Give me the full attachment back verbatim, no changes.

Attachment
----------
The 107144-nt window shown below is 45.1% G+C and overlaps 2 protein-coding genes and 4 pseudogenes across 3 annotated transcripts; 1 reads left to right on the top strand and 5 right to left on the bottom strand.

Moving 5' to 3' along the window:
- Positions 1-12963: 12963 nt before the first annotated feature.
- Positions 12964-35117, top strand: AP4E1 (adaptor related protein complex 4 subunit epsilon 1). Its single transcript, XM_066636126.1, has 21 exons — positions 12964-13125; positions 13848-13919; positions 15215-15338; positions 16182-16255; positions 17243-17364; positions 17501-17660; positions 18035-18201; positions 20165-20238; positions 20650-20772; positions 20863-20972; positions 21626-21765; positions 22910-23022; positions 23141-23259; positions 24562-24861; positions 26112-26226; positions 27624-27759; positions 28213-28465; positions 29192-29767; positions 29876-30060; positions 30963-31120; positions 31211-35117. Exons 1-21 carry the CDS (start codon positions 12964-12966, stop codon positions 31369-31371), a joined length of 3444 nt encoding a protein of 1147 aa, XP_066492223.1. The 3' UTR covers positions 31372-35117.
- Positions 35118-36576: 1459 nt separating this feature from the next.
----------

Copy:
The 107144-nt window shown below is 45.1% G+C and overlaps 2 protein-coding genes and 4 pseudogenes across 3 annotated transcripts; 1 reads left to right on the top strand and 5 right to left on the bottom strand.

Moving 5' to 3' along the window:
- Positions 1-12963: 12963 nt before the first annotated feature.
- Positions 12964-35117, top strand: AP4E1 (adaptor related protein complex 4 subunit epsilon 1). Its single transcript, XM_066636126.1, has 21 exons — positions 12964-13125; positions 13848-13919; positions 15215-15338; positions 16182-16255; positions 17243-17364; positions 17501-17660; positions 18035-18201; positions 20165-20238; positions 20650-20772; positions 20863-20972; positions 21626-21765; positions 22910-23022; positions 23141-23259; positions 24562-24861; positions 26112-26226; positions 27624-27759; positions 28213-28465; positions 29192-29767; positions 29876-30060; positions 30963-31120; positions 31211-35117. Exons 1-21 carry the CDS (start codon positions 12964-12966, stop codon positions 31369-31371), a joined length of 3444 nt encoding a protein of 1147 aa, XP_066492223.1. The 3' UTR covers positions 31372-35117.
- Positions 35118-36576: 1459 nt separating this feature from the next.